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Technology and the human touch: Why talent acquisition needs the best of both worlds

Fara Rives
By Fara Rives
on July 15, 2016
Talent acquisition success is dependent on a human touch (iStock/Yuri_Arcurs)

Technology is changing the face of recruitment at a faster pace than ever before. From algorithms and predictive analytics to artificial intelligence, recruitment is becoming increasingly reliant on the latest innovations.

However, while technology continues to transform the function for the better, it's vital that talent acquisition doesn't lose its human touch. After all, recruitment is all about people, and finding the right person for the job will always be dependent on human relationships and intuition.

At Allegis Global Solutions (AGS), we believe that enjoying the best of both worlds is key to successful talent acquisition. Embrace the latest tech developments, but utilize them alongside human expertise, rather than at its expense.

Over-automation?

A perfect example of the need for this balance is automation. This has worked wonders for recruitment. Thanks to automated technology, both employees and employers are able to take advantage of a process that is simpler and more accessible. However, it is important to remember that productivity relies on more than volume, speed, and cost dimensions alone. Talent acquisition requires art as well as science to be a success.

Allegis Group research has revealed nearly three in four businesses believe the recruitment process has become more automated in the past five years, while close to two in three have encountered unexpected problems due to increased use of technology. These include finding it harder to judge cultural fit (cited by 54%), difficulty in assessing skill fit (46%) and an overall reduction in the speed of the recruitment process (33%).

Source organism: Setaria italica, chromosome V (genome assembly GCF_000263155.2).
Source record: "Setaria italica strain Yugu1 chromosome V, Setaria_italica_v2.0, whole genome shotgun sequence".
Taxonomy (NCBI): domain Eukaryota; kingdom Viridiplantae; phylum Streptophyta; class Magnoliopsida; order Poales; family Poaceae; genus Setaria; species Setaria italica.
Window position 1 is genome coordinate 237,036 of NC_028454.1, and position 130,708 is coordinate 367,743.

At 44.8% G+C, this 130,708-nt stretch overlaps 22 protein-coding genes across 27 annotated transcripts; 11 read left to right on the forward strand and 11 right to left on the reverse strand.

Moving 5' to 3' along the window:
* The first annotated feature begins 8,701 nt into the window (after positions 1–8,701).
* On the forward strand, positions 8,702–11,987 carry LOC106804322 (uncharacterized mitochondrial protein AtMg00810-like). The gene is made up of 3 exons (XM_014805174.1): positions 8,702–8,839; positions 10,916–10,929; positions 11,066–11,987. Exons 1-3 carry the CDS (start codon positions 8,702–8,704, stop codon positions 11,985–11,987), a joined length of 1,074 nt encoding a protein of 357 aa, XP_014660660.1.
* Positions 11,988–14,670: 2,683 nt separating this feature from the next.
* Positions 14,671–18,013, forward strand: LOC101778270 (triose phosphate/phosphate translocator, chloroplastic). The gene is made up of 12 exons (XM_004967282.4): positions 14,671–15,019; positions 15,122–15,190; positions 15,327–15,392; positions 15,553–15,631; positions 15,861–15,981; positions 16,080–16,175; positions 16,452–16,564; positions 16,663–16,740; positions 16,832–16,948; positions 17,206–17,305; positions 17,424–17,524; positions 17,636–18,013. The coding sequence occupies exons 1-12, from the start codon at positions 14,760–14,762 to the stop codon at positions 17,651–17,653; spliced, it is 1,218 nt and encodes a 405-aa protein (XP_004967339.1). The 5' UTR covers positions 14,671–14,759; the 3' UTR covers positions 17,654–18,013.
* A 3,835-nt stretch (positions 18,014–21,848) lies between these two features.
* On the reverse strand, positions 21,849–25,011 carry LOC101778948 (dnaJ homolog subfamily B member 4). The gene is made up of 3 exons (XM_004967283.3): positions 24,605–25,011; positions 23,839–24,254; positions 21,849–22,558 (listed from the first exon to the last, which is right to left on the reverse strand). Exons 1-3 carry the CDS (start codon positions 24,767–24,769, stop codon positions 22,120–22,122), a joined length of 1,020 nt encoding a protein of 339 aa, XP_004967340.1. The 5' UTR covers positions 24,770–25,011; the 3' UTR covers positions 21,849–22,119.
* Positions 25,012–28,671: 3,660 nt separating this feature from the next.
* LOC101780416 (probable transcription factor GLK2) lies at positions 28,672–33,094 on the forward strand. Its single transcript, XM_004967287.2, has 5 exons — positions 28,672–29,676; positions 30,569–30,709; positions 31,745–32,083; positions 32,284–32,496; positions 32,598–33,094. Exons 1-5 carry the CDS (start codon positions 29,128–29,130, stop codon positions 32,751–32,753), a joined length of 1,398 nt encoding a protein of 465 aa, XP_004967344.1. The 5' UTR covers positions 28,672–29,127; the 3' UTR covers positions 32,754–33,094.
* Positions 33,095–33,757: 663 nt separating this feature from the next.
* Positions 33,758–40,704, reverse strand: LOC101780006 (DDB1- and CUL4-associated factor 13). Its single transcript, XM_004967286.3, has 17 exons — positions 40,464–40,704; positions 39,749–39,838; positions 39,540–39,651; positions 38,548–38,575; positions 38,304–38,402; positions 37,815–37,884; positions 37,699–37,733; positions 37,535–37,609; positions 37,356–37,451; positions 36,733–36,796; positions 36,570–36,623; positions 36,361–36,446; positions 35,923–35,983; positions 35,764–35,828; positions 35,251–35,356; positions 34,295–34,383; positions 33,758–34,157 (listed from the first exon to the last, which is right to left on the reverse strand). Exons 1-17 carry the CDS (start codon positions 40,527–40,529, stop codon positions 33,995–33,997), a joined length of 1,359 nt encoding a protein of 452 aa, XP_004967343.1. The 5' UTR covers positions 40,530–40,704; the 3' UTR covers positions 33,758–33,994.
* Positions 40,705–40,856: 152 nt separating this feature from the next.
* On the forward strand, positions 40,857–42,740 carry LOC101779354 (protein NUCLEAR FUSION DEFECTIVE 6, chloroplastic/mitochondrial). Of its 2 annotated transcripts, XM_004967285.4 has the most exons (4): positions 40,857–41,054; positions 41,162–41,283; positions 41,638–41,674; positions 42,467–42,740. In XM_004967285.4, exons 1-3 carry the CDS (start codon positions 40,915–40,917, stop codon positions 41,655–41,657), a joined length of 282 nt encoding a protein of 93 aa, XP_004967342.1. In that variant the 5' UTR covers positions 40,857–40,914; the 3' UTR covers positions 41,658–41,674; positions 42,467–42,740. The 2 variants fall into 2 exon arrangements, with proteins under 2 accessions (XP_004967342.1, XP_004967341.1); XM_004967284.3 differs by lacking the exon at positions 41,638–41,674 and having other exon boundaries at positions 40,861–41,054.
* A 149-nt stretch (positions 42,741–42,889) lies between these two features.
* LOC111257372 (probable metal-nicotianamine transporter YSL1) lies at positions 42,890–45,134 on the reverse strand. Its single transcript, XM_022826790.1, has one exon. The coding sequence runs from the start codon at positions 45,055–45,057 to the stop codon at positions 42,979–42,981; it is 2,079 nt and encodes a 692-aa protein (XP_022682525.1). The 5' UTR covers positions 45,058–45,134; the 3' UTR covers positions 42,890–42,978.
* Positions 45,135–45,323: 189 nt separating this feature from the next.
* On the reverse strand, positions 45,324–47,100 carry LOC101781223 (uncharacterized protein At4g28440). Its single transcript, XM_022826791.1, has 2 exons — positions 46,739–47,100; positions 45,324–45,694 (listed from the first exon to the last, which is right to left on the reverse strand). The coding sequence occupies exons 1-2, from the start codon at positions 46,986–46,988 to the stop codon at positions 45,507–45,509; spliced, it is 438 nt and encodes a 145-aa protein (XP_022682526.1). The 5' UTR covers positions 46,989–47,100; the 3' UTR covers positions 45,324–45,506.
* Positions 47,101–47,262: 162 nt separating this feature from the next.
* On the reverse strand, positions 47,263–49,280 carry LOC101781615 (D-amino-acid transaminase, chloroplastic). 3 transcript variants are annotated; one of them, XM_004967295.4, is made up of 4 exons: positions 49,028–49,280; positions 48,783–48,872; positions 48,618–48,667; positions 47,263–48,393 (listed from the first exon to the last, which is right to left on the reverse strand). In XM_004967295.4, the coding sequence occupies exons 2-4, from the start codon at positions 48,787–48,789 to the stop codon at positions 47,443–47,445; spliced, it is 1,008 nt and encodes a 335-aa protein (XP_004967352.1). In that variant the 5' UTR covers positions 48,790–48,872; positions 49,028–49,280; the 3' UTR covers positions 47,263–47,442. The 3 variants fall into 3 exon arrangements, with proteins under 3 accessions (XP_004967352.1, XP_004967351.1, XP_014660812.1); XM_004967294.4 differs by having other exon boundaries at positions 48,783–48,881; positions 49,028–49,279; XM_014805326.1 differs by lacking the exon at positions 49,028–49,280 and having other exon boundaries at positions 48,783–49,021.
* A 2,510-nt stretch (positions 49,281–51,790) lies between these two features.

How can problems such as these be avoided? Best-in-class businesses draw heavily on technology when it comes to measuring and monitoring Key Performance Indicators (KPIs), Service Level Agreements (SLAs) and reporting, but priorities person-to-person communication at key stages of the process such as qualifying new job requirements, understanding hiring manager acceptance or rejection trends, and providing interview feedback to candidates. Any process step in which collaboration is needed or new information is exchanged from one person to another is best supported by a personalized discussion to ensure mutual understanding and build a sense of respect and partnership.

The best of both worlds

As technology continues to develop, it is probable that screening and sourcing will become increasingly automated, with data algorithms and predictive analytics increasingly able to accurately highlight a pool of suitable candidates for a role in a more time and cost-effective manner than if done by recruiter.

However, certain elements of the talent acquisition process will always require the human touch. Cultural fit, for example, is hugely important and it is unlikely technology will ever be able to gauge this accurately, as it is very much a human concept that only a human being can effectively assess. Even when it comes to data, it should be remembered that a human touch is still required to input, process and analyses this information if valuable insights are to be achieved.

Recruitment will always be about people and needs to be managed by people as a result. By embracing the advantages of technology, but never losing sight of this fact, you can enjoy the best of both worlds and the competitive advantage that access to the best talent provides.

Learn more about how AGS can use the winning combination of technology and human touch to enhance your talent acquisition

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Fara Rives
Written by Fara Rives
Fara is the current director of product development at AGS. She currently drives AGS’ services team supporting our RPO programs. Fara is responsible for leading the RPO organization in research for new products, product enhancements and product expansion. She evaluates the potential and practicality of products in development and relies on extensive experience and judgment to plan and accomplish goals. Fara earned a business marketing degree from Arizona State University’s, WP Carey School of Business, in Tempe, AZ.

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